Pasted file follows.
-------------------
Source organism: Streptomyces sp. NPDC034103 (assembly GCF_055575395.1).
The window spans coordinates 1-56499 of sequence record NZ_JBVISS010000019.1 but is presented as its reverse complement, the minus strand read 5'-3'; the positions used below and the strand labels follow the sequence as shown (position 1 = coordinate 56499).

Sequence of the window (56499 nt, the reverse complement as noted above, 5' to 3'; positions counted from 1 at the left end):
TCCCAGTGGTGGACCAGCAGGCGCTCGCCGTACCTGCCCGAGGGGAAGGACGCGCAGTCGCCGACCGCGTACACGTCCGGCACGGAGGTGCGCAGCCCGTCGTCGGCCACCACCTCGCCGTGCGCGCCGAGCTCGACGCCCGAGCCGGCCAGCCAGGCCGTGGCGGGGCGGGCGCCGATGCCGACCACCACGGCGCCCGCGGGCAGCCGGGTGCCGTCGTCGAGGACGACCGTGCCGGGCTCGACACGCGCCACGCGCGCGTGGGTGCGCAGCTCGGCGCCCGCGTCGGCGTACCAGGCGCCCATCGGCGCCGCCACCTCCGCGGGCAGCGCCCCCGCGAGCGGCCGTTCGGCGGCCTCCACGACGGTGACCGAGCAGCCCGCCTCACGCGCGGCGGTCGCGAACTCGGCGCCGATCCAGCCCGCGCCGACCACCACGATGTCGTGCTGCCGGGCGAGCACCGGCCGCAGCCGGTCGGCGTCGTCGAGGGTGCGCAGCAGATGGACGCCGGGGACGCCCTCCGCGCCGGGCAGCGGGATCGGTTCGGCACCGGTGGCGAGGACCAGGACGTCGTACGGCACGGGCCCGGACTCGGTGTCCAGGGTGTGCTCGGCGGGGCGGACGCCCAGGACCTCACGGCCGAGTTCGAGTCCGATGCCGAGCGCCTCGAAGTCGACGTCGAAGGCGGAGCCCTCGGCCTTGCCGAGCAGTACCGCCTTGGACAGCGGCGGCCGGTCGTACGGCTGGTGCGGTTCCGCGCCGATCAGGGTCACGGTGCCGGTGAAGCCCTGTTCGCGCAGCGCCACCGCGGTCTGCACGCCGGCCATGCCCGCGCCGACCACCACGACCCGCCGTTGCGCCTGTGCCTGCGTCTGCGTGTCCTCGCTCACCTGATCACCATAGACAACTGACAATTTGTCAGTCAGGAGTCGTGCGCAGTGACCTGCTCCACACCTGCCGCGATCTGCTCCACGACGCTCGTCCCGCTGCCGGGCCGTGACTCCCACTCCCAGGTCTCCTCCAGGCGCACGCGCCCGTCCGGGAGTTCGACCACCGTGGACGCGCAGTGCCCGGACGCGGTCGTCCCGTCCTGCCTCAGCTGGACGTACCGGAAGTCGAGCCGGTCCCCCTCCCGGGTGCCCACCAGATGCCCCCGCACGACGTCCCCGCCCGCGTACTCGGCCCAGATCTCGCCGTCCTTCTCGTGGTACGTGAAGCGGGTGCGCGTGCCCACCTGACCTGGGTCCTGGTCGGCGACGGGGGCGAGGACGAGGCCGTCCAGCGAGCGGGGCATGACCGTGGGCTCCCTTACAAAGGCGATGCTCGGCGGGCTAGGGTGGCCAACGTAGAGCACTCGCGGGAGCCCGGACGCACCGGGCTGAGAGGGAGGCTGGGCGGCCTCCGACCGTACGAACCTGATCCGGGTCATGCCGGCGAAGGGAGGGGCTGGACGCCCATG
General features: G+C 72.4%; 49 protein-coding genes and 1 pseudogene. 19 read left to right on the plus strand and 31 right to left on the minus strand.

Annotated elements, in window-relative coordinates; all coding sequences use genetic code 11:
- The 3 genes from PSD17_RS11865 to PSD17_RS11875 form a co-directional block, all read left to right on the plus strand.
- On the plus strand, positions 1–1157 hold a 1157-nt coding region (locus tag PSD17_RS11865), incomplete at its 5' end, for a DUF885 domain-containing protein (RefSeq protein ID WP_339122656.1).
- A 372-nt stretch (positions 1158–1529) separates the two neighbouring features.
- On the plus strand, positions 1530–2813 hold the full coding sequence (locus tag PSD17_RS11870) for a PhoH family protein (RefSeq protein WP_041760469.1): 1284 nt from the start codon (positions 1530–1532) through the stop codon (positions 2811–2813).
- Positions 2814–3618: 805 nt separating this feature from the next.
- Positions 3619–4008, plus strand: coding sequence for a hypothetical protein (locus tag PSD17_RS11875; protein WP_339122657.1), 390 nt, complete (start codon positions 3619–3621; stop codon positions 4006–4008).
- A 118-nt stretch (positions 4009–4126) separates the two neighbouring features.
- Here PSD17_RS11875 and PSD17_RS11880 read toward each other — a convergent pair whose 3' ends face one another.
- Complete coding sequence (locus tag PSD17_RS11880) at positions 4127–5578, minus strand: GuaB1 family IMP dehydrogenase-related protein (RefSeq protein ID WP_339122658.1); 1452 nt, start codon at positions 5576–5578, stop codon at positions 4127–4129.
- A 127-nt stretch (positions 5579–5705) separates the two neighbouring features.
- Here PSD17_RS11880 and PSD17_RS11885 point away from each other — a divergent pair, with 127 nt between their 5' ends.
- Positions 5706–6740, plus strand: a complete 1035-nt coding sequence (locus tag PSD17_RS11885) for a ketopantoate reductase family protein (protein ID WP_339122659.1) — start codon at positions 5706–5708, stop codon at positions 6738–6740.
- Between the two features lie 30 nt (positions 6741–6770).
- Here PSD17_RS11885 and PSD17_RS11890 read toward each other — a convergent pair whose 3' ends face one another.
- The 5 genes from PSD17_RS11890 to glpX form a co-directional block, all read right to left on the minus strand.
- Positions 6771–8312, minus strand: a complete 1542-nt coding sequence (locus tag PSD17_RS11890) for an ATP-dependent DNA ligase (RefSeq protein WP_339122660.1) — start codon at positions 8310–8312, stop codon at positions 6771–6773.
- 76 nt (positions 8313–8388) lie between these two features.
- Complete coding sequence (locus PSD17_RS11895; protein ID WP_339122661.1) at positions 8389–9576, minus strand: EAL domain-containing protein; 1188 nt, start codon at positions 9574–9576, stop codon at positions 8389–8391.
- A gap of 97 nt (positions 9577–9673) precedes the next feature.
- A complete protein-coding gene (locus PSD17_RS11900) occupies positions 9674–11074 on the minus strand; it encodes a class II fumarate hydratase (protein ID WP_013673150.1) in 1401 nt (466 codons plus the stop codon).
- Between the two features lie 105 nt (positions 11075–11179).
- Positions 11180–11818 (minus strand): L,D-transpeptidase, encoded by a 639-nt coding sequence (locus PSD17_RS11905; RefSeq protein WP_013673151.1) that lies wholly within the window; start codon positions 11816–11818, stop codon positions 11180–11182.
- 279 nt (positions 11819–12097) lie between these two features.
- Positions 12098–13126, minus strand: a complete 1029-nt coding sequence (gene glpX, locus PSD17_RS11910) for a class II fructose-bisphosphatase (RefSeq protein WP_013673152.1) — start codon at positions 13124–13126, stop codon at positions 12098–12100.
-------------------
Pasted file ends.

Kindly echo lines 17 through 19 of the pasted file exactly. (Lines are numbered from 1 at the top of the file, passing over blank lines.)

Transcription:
- Here PSD17_RS11880 and PSD17_RS11885 point away from each other — a divergent pair, with 127 nt between their 5' ends.
- Positions 5706–6740, plus strand: a complete 1035-nt coding sequence (locus tag PSD17_RS11885) for a ketopantoate reductase family protein (protein ID WP_339122659.1) — start codon at positions 5706–5708, stop codon at positions 6738–6740.
- Between the two features lie 30 nt (positions 6741–6770).